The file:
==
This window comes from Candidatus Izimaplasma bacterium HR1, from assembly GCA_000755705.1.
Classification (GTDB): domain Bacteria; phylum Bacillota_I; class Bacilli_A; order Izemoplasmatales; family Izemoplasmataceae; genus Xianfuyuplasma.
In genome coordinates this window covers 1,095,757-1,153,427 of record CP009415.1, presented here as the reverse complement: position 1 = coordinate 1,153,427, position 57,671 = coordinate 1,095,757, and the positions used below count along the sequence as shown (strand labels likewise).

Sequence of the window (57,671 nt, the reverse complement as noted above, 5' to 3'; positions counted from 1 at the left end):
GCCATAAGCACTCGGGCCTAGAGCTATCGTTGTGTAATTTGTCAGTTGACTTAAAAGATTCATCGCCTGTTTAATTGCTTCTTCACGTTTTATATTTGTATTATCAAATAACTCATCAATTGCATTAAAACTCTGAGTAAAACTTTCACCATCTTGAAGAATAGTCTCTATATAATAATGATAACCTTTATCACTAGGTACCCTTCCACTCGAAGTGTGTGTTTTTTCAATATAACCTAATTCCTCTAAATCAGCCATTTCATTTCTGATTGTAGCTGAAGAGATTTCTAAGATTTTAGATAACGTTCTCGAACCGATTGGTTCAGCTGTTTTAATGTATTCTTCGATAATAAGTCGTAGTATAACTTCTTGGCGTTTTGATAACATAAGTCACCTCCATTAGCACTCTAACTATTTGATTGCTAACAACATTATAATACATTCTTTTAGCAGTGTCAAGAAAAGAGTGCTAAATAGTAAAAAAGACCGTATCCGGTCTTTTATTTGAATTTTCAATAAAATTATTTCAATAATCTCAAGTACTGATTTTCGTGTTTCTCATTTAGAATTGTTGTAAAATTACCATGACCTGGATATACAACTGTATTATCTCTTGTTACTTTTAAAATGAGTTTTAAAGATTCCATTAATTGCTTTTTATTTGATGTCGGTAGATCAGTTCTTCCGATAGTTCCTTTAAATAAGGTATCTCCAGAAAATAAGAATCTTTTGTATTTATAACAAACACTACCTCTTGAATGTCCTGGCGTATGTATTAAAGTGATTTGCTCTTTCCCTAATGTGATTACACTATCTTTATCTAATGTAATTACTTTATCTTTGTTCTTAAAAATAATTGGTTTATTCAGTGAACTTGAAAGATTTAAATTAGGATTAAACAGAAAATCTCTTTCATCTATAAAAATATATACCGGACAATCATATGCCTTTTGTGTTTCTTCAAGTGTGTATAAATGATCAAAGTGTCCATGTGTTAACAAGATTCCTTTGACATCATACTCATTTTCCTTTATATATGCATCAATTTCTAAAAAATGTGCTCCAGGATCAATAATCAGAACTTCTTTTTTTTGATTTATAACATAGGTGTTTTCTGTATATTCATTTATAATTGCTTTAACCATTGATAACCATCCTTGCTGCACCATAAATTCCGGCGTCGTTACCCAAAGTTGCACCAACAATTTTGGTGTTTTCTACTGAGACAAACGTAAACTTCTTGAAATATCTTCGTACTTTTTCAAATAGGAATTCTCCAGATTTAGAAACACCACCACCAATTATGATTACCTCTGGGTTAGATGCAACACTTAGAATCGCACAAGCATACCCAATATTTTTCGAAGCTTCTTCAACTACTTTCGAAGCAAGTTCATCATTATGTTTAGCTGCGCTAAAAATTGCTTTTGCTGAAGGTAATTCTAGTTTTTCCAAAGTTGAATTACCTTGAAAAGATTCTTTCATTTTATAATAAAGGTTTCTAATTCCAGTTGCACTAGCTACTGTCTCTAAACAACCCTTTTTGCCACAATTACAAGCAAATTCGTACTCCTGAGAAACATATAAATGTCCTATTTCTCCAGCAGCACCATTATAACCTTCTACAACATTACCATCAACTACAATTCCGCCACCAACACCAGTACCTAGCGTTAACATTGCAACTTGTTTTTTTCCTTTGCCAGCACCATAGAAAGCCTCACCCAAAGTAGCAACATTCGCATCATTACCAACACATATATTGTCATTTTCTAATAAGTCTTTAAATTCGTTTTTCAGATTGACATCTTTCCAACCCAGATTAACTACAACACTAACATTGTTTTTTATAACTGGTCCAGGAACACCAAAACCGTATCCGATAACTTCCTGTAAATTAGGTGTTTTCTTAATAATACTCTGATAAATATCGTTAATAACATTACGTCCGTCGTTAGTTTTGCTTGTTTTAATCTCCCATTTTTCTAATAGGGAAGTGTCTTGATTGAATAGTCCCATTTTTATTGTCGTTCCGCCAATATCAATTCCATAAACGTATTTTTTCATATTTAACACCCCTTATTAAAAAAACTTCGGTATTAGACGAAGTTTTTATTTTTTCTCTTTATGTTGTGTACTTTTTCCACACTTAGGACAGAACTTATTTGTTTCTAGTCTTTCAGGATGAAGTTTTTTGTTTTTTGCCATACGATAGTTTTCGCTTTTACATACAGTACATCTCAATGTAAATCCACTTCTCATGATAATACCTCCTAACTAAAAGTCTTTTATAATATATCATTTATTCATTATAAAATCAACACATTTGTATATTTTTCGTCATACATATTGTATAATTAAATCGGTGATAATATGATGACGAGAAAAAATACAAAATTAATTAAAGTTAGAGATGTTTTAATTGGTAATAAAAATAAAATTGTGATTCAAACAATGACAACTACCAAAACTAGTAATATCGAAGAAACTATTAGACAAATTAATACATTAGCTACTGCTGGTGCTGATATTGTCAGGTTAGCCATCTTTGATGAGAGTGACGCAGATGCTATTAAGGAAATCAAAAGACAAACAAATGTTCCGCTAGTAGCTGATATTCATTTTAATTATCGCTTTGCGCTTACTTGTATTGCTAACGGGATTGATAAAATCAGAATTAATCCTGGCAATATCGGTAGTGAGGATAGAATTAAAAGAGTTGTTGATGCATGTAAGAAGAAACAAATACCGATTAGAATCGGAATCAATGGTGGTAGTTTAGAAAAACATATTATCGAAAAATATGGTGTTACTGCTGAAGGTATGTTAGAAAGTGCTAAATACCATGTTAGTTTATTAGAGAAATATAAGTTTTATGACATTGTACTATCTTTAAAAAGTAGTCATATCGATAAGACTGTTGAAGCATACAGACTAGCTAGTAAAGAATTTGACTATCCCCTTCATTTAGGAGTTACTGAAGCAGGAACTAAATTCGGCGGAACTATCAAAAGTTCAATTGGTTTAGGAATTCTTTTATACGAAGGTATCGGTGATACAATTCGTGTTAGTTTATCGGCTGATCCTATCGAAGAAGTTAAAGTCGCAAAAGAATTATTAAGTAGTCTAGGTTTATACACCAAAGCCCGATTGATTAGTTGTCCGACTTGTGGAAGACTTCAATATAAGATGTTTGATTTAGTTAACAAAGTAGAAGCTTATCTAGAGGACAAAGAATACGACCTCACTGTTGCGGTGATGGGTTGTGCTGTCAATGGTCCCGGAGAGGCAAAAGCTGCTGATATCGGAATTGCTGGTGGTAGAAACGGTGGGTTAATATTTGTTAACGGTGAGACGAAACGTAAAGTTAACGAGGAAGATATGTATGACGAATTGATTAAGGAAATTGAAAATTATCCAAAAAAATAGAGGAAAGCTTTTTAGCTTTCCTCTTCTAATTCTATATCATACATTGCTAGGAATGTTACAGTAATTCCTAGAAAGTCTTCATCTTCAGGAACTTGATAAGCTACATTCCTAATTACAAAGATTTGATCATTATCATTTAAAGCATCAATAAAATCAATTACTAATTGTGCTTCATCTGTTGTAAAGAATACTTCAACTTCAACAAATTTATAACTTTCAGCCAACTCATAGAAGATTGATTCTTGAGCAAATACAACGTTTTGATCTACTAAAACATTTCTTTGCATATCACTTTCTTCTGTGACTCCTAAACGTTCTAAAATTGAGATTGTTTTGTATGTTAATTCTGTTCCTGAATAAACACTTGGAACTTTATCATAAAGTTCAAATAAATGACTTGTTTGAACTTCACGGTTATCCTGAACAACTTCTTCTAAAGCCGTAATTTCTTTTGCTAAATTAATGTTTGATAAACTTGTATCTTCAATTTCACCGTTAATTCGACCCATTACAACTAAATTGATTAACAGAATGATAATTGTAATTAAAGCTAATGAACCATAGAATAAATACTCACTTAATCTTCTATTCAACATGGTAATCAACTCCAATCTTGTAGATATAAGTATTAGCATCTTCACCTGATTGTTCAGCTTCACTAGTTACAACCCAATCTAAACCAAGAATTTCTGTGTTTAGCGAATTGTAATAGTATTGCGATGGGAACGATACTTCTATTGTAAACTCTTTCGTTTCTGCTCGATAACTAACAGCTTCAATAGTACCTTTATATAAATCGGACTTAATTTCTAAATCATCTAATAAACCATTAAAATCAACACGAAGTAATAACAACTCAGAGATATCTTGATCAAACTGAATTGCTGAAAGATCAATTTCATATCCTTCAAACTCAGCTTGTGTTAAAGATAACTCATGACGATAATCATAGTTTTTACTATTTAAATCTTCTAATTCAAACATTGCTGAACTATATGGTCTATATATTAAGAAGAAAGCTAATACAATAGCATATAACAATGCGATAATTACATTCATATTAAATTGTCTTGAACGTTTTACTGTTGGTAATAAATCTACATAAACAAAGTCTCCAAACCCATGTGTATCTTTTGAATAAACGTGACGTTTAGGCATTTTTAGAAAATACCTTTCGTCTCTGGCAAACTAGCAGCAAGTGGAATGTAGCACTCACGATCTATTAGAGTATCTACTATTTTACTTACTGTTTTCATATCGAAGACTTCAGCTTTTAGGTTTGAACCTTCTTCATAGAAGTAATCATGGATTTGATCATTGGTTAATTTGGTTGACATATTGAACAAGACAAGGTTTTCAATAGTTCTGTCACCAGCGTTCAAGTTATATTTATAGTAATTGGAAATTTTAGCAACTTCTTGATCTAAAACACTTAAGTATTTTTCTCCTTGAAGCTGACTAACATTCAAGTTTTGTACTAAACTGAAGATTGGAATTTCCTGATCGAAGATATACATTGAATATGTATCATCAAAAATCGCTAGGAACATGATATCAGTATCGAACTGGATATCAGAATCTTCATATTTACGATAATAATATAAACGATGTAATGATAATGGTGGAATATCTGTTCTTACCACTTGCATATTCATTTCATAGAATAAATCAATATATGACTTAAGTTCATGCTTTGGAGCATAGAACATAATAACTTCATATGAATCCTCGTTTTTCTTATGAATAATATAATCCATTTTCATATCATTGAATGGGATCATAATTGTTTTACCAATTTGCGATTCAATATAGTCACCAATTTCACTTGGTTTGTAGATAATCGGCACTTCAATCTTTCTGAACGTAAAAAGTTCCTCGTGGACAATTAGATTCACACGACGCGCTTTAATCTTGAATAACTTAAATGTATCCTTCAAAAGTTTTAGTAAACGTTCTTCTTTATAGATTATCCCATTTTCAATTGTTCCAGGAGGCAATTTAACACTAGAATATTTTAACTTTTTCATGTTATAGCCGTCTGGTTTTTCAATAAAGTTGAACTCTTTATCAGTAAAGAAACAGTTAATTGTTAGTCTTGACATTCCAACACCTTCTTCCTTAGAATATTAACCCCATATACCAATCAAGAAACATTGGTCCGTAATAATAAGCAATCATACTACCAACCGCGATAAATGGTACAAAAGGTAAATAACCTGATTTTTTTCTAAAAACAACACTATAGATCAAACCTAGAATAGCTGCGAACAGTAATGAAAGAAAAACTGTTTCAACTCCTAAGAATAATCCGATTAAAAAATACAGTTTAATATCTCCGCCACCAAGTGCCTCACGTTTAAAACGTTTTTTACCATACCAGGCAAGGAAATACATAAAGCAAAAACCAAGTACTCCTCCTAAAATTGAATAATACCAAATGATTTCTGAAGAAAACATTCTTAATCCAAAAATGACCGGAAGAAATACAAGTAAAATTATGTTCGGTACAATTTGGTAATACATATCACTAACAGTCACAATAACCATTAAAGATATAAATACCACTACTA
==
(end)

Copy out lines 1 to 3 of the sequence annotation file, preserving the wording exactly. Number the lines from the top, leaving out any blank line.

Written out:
This window comes from Candidatus Izimaplasma bacterium HR1, from assembly GCA_000755705.1.
Classification (GTDB): domain Bacteria; phylum Bacillota_I; class Bacilli_A; order Izemoplasmatales; family Izemoplasmataceae; genus Xianfuyuplasma.
In genome coordinates this window covers 1,095,757-1,153,427 of record CP009415.1, presented here as the reverse complement: position 1 = coordinate 1,153,427, position 57,671 = coordinate 1,095,757, and the positions used below count along the sequence as shown (strand labels likewise).